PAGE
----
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Tents in the Wilderness
by Susan Yael Mesinai
The amazing simplicity - yet depth - of these [Hasidic] tales opens hearts and draws the listener into a world that defies intellect. These are stories that have given life to the Jewish quest, that spark of understanding with a mysterious, miraculous, perhaps even zany wisdom. They are tales that belong to the universe, spoken with a Jewish tongue....
Everybody knows that such stories are for children. As the Zanser Rebbe once said, "If you believe them, you're a fool. If you don't believe them, you're wicked." Our stories stretch between these extremes of innocence and evil, welcoming and encompassing all listeners, whether or not they believe.
Each story is a ritual, a healing event weaving together wisdom and action, the finite and infinite, the world of beyond and worlds in between. The story, like a dream, is a vessel that codifies and transmits precious information, the innermost secrets of the heart. The story is the story of the world - the place of hiddenness where God seeks refuge even as He longs for us to know, to listen to Him, to obey His innermost will.
The prerequisite for the story is that it be lived. Rav Nachman says that a deed done with your whole being never stops happening. It goes on, even after we, the doers of the deed, have finished. A story, too, has that eternal momentum. It can be tapped, unveiled, shown to be alive. And if a story is about zaddikim, the righteous men of the past, who better can relate such a tale or bring it to life than another zaddik? For when the zaddik speaks, he has the power to transform the story into a living event.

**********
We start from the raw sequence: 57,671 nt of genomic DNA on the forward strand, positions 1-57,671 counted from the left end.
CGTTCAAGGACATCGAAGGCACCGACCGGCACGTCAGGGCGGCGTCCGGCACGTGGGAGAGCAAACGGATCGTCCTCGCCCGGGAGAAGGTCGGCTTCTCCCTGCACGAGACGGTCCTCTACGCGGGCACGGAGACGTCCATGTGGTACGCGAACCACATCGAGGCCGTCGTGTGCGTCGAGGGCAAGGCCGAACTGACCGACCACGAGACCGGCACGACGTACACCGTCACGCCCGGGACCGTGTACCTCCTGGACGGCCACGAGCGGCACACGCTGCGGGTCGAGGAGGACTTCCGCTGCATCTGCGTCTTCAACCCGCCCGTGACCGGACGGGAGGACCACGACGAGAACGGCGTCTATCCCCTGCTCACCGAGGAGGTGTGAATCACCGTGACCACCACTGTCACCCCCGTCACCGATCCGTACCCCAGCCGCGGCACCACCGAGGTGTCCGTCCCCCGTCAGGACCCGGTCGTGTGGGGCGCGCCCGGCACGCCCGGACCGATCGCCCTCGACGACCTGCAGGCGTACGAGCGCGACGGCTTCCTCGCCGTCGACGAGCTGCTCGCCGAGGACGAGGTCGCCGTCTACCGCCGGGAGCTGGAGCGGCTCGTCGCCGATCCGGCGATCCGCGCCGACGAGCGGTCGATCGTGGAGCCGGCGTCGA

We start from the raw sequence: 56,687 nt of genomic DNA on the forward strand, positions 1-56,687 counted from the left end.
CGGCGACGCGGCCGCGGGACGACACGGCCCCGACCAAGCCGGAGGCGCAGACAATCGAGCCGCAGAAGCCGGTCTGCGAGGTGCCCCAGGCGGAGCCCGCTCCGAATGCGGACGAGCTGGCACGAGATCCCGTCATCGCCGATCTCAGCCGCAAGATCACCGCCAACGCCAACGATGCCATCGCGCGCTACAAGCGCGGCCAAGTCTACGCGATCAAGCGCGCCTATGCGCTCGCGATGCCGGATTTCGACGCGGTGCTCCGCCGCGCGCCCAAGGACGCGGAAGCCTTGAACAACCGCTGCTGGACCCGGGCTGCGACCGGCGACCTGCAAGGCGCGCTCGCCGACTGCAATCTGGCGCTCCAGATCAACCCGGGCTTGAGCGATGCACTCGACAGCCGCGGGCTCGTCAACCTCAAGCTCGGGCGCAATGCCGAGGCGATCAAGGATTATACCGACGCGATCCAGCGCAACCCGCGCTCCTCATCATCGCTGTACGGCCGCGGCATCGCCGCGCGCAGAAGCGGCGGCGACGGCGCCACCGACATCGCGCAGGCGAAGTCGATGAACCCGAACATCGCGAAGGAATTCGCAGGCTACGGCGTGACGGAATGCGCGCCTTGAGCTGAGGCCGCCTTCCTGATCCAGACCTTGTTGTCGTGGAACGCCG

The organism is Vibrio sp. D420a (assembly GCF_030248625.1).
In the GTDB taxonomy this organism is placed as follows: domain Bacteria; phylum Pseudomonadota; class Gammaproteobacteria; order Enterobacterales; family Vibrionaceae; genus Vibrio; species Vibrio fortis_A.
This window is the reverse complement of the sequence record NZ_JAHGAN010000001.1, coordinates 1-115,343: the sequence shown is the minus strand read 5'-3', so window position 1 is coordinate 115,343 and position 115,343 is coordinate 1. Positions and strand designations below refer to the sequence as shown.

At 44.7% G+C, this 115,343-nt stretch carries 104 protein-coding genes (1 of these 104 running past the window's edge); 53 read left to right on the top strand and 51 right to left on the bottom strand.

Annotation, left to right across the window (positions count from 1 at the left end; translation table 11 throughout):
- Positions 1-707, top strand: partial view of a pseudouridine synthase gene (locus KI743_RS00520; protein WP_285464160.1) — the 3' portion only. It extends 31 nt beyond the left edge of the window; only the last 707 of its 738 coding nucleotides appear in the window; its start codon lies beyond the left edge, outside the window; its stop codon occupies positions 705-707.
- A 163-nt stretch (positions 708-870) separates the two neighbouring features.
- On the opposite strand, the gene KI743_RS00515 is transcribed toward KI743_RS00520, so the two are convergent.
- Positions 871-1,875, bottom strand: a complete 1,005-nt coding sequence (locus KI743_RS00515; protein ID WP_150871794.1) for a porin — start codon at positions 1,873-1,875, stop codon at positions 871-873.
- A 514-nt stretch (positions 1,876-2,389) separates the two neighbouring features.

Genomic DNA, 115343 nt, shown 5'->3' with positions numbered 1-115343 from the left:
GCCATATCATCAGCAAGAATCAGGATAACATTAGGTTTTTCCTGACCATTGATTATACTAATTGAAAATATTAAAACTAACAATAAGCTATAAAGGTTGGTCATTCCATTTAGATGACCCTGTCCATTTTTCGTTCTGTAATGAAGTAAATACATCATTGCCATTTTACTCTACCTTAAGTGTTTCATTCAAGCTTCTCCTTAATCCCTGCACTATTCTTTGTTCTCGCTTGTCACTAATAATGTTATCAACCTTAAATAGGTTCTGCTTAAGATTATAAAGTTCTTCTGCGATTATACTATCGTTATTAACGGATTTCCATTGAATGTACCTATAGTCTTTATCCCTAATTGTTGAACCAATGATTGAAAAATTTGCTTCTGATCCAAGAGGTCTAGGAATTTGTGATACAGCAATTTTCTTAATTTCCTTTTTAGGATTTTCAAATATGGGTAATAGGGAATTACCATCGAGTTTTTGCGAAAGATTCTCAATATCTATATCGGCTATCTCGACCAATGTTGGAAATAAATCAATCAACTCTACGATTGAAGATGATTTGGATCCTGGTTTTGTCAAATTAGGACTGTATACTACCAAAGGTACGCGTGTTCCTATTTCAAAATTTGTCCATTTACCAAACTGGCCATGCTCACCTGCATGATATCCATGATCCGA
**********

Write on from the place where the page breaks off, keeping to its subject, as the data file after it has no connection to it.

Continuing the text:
The story is real in the moment of telling. It is not an intellectual event, but one that strives for joy, the "holy shiver" effect that reaches the soul. "Does the soul dream facts?" Rav Nachman asks us. The story represents another way of knowing. It addresses itself, not to our hunger for information, but to the need to confirm what we already know.
Thus, we can read a story again, or hear the same tale from a new zaddik in each generation, the style slightly transformed by the times. Always there is teshuvah, a return - some new insight or stirring inspired by listening. For each time we hear, some restlessness in our heart is abated. Our quest is answered.
"Stories have the unbelievable power of taking us back to the beginning," Rabbi Shlomo Carlebach tells us, "though the story itself has no end." For the soul has its own reality. It knows that "Messiah is yet to come."